This study was approved by the Ethical Committee of Lazzaro Spallanzani National Institute of Infectious Diseases (59/2020) and was conducted between July 15th and November 5th, 2020. Informed, written consent was required to prospectively enroll patients and controls by physicians. Demographic and clinical information were collected at enrollment (Table 1). The study complied with the principles of the Declaration of Helsinki. Inclusion criteria for COVID-19-patients: a diagnosis based on positive nasopharyngeal swab for SARS-CoV-2; a disease with specific clinical characteristics [41]. Exclusion criteria: HIV infection, inability to sign an informed consent and age younger than 18 years. To perform the multiplex analysis, we prospectively enrolled 23 COVID-19-patients and 18 individuals without COVID-19 (NO-COVID-19). COVID-19-patients were classified as asymptomatic (n  =  2), mild (n  =  3), moderate (n  =  11), severe (n  =  5), and critical (n  =  2) (1). NO-COVID-19-individuals were healthy donors (n  =  4), subjects with tuberculosis under therapy (n  =  7) (5/7 were enrolled within 7 days of starting a specific anti-tuberculosis therapy), and subjects with latent tuberculosis infection (n  =  7).

For the IP-10 study, we prospectively enrolled 18 NO-COVID-19-subjects and two cohorts of COVID-19-patients: cohort (A) 15 hospitalized-patients enrolled 1–14 days after symptoms onset; cohort (B) 10 not-hospitalized-patients (convalescent/recovered) enrolled 35–100 days after symptoms onset (Table 4).

Peptide pools and stimuli

For the exploratory study, SARS-CoV-2 peptide pools of 15-mers (55 peptides) at 2 µg/mL, covering the whole NP (Pool1 and Pool 2), M, ORF3a proteins and 40.5% of the Spike protein, were used as reported [42]. For the validation study, SARS‑CoV-2 PepTivator® Peptide Pool of the Spike protein at 0.1 µg/mL (Miltenyi, Biotec, Germany) were used. Stimulated whole-blood was overnight incubated at 37 °C, 5% CO2, plasma was collected and stored at  − 80 °C until used.

SARS-CoV-2 serology

SARS-CoV-2 specific IgM and IgG levels were measured by ELISA according to manufacturer’s instructions (DIESSE Diagnostica Senese S.p.a., Monteriggioni, Italy). The ratio between the optical density (OD) of the sample and that one of the cut-off reagent (index) was calculated. The samples were scored positive (index  >  1.1), doubtful (index between 1.1 and 0.9) and negative (index  <  0.9).

Cytokines, chemokines and growth factors evaluation

Bio-Plex Pro Human Cytokine 27-plex Assay panel and the MagPix system (Bio-Rad, Hercules, CA, USA) were used to evaluate in harvested plasma: cytokines, chemokines and growth factors (IL-1β, IL-1RA, IL-2, IL-4, IL-5, IL-6, IL-7, IL-8, IL-9, IL-10, IL-12p70, IL-13, IL- 15, IL-17A, eotaxin, FGF, granulocyte-colony stimulating factor [G-CSF], granulocyte macrophage colony-stimulating factor [GM-CSF], IFN-γ, IP-10, monocyte chemoattractant protein-1 [MCP-1], macrophage inflammatory protein [MIP]-1α, MIP-1β, Platelet-derived growth factor [PDGF], RANTES, tumour necrosis factor-alpha [TNF-α], and vascular endothelial growth factor [VEGF]). Raw data were generated using the Bio-Plex manager software. Concentrations below the detection range were considered as zero. Concentrations above the detection range were converted to the highest value of the standard curve. Analyte levels were subtracted from the unstimulated control. Values generated from less than 50 beads reading were not calculated (one value was missing for: IL-2 ORF3a, IL-5 ORF3a; IL-12 ORF3a; IL-13 ORF3a; IL-15 ORF3a; IL-17 ORF3a; IL-17 NP Pool1; eotaxin Membrane; eotaxin Spike; GM-CSF NP Pool1; GM-CSF NP Pool2; GM-CSF ORF3a; GM-CSF Membrane; MIP-1 α ORF3a; TNF-a NP Pool1; VEGF NP Pool1. Two values were missing for TNF- α ORF3a; VEGF NP Pool 2; VEGF Spike. Three values were missing for VEGF-b ORF3a).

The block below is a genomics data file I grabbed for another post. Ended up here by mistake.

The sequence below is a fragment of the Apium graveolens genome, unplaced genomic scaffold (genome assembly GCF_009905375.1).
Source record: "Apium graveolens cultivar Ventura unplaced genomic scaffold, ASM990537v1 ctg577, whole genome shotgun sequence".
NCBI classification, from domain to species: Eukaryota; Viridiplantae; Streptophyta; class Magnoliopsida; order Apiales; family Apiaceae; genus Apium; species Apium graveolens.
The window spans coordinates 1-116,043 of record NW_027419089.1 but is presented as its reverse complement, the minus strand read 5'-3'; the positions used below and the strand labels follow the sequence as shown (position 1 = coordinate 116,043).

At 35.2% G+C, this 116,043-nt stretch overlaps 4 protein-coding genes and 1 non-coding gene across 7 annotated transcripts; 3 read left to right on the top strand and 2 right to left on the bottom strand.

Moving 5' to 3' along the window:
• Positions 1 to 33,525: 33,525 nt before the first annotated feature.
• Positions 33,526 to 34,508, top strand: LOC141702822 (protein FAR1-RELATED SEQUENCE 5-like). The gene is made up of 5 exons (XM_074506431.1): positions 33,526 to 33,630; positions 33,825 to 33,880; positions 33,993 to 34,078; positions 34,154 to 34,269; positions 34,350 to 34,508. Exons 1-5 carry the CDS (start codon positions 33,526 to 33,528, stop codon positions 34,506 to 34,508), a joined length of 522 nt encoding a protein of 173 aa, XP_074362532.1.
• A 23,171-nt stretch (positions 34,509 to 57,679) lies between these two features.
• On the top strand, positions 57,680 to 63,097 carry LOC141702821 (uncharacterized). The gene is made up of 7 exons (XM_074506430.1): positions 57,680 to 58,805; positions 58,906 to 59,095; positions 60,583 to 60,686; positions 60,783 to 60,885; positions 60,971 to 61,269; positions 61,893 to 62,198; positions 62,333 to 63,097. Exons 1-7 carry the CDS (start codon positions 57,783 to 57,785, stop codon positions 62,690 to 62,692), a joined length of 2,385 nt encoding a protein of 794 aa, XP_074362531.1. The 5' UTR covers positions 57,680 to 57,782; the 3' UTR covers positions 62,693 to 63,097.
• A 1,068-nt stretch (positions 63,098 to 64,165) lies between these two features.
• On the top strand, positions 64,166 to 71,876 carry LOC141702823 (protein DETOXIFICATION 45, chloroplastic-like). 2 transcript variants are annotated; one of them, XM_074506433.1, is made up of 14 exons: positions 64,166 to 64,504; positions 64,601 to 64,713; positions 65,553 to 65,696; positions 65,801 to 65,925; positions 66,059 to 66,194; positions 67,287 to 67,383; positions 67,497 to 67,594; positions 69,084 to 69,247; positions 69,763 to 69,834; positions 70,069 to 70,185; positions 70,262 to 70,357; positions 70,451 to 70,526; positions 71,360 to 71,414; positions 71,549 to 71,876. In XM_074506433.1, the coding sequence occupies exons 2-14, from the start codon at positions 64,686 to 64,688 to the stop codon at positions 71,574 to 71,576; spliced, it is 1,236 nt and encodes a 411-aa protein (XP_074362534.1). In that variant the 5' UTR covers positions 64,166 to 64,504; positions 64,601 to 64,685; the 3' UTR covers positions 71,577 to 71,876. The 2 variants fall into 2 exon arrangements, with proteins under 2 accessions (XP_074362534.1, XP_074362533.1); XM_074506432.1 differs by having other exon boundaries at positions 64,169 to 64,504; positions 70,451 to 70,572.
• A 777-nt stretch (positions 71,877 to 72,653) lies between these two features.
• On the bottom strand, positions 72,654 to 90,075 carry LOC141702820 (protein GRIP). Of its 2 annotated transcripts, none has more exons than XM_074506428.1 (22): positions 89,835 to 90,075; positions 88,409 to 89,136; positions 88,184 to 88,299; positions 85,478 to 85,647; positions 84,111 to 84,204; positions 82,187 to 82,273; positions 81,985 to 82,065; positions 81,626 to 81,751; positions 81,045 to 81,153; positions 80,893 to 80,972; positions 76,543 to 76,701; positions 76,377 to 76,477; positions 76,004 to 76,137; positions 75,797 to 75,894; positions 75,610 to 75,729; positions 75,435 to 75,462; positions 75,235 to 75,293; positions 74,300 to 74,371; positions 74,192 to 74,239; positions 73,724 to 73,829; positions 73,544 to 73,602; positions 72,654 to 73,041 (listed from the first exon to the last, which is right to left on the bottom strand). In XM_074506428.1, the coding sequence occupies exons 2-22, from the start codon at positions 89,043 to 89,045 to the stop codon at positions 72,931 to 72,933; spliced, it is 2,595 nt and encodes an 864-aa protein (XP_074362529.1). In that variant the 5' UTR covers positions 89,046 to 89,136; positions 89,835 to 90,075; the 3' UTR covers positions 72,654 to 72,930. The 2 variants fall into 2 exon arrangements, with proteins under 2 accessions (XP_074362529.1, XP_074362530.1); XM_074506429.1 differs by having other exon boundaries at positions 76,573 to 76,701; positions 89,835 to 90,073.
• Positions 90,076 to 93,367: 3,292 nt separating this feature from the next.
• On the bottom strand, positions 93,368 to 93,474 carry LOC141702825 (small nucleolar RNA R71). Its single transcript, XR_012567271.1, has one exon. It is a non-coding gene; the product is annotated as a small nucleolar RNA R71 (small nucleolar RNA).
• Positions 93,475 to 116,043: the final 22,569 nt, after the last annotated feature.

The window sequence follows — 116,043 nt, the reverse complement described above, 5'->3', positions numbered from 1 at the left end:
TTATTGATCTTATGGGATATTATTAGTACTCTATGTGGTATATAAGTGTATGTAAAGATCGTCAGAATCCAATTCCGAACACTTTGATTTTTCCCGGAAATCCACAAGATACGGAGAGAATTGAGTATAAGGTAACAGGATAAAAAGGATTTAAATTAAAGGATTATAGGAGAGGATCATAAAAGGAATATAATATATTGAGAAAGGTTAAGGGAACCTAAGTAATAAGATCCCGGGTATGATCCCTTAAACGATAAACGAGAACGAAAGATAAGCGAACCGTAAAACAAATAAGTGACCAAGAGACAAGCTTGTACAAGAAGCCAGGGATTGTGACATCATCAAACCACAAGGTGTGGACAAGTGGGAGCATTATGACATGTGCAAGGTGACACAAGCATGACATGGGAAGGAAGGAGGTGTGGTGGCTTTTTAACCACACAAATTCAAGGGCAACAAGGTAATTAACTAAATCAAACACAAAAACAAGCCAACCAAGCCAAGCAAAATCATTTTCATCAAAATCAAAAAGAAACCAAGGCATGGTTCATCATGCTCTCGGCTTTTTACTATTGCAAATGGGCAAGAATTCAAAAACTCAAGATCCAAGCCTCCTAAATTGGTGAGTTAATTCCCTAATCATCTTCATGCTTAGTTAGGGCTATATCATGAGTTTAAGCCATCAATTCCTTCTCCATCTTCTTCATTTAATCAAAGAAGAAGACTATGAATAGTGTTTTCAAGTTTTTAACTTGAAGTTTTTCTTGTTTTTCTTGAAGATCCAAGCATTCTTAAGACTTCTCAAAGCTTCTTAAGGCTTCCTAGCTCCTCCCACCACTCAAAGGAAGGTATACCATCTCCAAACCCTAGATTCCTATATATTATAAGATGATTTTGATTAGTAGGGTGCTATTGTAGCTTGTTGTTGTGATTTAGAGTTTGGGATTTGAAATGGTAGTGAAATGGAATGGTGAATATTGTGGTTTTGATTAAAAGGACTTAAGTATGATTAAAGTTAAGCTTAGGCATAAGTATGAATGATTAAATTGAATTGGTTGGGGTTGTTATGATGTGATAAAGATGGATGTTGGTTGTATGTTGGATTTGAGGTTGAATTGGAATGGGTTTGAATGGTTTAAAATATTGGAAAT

In the validation study, IP-10 was measured in plasma using Human CXCL10/IP-10 Quantikine ELISA (R&D Systems, Abingdon, UK) according to the manufacturer’s instructions. The samples were tested as diluted 1:50. The concentration range of detection was: 7.8–500 pg/mL.

Statistical analysis

Data were analysed using Graph Pad (GraphPad Prism 8 XML ProjecT), Stata (Stata 15, StataCorp. 2017. Stata Statistical Software: Release 15. College Station, TX: StataCorp LLC) and R Project Software (version 3.6.1). Medians and interquartile ranges (IQRs) were calculated. Mann Whitney U test for comparisons among groups; Chi-squared test for categorical variables; receiver-operator characteristic (ROC) analysis for evaluating the area under the curve (AUC) and the diagnostic performance; Spearman Rank Correlation to measure the strength of association between two variables and the direction of the relationship (positive or negative).

We performed a multivariate exploratory analysis, sparse partial least squares discriminant analysis (sPLS-DA), to identify the most important soluble factors discriminating COVID-19- from NO-COVID-19-individuals. The sPLS-DA performed a variables reduction, generating latent components to synthetize the data information. For the sPLS-DA analysis, we considered in the model all the 135 analytes simultaneously (5 different stimuli, 27-factors each) limiting the components construction to the first 20 most important variables identified by the method. Data were analyzed with the R-package MixOmics. We performed a logistic regression analysis to evaluate the potential ability of a minimal subset of variables to classify COVID-19 from NO-COVID-19-patients; AUC and p values were reported.

Availability of data and materials

The data sets generated during and/or analyzed during the current study are available in our institutional repository after request at rawdata.inmi.it.